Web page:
Judging from today's 14-point decline in the Dow Jones Industrials (DJINDICES:^DJI), you'd think that nothing much happened in the markets today. From one perspective, that's accurate, as negotiations over the fiscal cliff didn't reach a quick resolution, and both sides seem to be rallying their supporters rather than coming to a compromise. In Europe, though, stocks finished flat to slightly up on optimism over a potential Greek solution and forward motion on Spain's bailout bid.
Among Dow components, Home Depot (NYSE:HD) was the biggest decliner with a loss of just over 1%. The move is somewhat surprising, given that the home-improvement retailer usually moves higher with positive housing news. With Toll Brothers (NYSE:TOL) having announced a 48% jump in revenue in its most recent quarter along with a 75% surge in signed contracts, things are looking up for housing. Yet Home Depot has already been setting a series of highs going back more than a decade, so a small correction shouldn't be a cause for long-term concern.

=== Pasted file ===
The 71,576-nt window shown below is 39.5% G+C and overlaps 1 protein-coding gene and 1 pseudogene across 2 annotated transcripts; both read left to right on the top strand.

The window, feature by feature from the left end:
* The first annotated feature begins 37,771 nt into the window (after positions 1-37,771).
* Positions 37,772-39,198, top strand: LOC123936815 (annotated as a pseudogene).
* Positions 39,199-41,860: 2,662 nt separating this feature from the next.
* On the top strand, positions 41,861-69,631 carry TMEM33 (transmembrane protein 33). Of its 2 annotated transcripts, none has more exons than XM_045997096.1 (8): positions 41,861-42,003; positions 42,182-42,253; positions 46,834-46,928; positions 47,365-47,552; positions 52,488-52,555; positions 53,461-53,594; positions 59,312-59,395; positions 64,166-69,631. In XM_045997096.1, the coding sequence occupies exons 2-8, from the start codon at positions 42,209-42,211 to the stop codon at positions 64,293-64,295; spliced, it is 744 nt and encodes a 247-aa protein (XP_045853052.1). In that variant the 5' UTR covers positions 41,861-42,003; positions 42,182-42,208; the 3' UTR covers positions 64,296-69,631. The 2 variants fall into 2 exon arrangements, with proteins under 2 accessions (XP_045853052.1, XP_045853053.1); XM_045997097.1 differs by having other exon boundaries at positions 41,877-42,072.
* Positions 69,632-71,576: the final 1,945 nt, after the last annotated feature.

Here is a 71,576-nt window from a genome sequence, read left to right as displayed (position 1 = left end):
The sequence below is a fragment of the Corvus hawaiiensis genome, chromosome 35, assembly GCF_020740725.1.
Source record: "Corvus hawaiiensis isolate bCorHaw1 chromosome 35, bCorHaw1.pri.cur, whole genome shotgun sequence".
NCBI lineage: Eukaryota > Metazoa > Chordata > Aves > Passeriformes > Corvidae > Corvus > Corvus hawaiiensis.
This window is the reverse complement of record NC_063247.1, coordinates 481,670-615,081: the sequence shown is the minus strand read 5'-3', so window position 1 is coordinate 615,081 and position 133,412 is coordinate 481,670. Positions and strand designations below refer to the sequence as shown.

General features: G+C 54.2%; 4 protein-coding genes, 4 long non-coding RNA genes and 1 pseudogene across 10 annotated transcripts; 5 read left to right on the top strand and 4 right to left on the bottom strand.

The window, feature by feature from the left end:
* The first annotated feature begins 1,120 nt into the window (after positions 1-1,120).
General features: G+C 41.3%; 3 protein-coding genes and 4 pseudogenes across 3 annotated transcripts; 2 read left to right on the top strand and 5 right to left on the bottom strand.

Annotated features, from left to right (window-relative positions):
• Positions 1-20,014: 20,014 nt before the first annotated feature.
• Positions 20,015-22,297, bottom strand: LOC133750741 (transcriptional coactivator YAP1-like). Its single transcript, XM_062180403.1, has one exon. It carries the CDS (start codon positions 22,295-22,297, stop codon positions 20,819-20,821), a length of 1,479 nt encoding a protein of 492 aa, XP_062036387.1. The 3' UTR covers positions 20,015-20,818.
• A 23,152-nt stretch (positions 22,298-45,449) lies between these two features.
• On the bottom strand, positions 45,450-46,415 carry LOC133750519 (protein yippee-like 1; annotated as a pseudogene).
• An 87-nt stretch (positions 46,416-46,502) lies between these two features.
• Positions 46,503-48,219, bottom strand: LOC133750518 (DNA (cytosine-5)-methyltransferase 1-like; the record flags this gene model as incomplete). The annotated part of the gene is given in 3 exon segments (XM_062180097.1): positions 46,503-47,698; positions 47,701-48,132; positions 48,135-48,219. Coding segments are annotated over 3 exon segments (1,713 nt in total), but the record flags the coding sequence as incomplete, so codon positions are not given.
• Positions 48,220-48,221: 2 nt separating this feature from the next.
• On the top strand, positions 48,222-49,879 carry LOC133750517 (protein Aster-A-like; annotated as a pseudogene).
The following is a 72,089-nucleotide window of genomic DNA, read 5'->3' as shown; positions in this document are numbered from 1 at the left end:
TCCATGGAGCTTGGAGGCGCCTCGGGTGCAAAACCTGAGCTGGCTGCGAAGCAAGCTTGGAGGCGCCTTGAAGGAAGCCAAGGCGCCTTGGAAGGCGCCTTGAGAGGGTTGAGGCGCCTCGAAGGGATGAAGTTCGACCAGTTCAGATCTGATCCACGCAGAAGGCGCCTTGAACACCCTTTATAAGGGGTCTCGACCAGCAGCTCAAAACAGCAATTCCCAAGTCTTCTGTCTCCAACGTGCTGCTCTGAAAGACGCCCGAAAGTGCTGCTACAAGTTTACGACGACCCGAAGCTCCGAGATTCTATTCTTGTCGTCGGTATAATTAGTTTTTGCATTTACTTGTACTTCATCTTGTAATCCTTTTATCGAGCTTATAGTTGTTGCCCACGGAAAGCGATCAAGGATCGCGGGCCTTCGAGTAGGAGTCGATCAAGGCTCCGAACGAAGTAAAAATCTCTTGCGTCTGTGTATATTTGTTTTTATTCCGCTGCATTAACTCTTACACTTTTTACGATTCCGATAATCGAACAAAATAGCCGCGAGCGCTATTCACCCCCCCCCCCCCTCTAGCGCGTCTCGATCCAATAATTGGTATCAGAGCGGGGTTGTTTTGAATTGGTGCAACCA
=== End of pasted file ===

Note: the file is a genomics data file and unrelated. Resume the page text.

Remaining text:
Verizon (NYSE:VZ) also fell 1%. Fool contributor Dan Carroll earlier today cited a report showing the first-ever decline in text messaging among U.S. consumers. With off-plan texts bringing in an extra $0.20 per message in revenue, any decline represents significant cash flow implications for Verizon.
Finally, Chevron (NYSE:CVX) dropped two-thirds of a percent. The oil giant faces a suit from Spanish oil company Repsol over Chevron's contract with YPF to develop oil and gas properties in Argentina. Repsol had a majority interest in YPF seized by the Argentine government, and it has said that it will take legal action against any company seeking to do business with YPF after the seizure.
Fool contributor Dan Caplinger has no positions in the stocks mentioned above. You can follow him on Twitter, @DanCaplinger. The Motley Fool has no positions in the stocks mentioned above. Motley Fool newsletter services recommend Chevron and Home Depot. Try any of our Foolish newsletter services free for 30 days. We Fools don't all hold the same opinions, but we all believe that considering a diverse range of insights makes us better investors. The Motley Fool has a disclosure policy.